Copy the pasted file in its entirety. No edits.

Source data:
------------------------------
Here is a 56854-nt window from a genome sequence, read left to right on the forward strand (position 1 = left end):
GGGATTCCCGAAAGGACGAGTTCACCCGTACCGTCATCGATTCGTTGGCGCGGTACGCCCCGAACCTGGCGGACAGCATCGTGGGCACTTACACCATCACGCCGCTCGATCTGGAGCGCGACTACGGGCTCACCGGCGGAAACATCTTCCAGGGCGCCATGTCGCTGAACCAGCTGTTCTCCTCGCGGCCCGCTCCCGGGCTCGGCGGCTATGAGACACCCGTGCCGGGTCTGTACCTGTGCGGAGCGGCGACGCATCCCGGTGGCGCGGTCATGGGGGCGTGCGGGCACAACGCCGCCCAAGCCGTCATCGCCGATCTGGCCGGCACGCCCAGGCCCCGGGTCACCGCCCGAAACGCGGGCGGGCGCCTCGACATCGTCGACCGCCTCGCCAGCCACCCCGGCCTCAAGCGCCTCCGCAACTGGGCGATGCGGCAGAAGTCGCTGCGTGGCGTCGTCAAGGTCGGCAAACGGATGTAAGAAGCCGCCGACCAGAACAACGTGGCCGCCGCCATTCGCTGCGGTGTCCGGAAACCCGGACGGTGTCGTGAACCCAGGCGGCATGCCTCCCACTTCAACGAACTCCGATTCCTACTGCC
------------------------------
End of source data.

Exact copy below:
Here is a 56854-nt window from a genome sequence, read left to right on the forward strand (position 1 = left end):
GGGATTCCCGAAAGGACGAGTTCACCCGTACCGTCATCGATTCGTTGGCGCGGTACGCCCCGAACCTGGCGGACAGCATCGTGGGCACTTACACCATCACGCCGCTCGATCTGGAGCGCGACTACGGGCTCACCGGCGGAAACATCTTCCAGGGCGCCATGTCGCTGAACCAGCTGTTCTCCTCGCGGCCCGCTCCCGGGCTCGGCGGCTATGAGACACCCGTGCCGGGTCTGTACCTGTGCGGAGCGGCGACGCATCCCGGTGGCGCGGTCATGGGGGCGTGCGGGCACAACGCCGCCCAAGCCGTCATCGCCGATCTGGCCGGCACGCCCAGGCCCCGGGTCACCGCCCGAAACGCGGGCGGGCGCCTCGACATCGTCGACCGCCTCGCCAGCCACCCCGGCCTCAAGCGCCTCCGCAACTGGGCGATGCGGCAGAAGTCGCTGCGTGGCGTCGTCAAGGTCGGCAAACGGATGTAAGAAGCCGCCGACCAGAACAACGTGGCCGCCGCCATTCGCTGCGGTGTCCGGAAACCCGGACGGTGTCGTGAACCCAGGCGGCATGCCTCCCACTTCAACGAACTCCGATTCCTACTGCC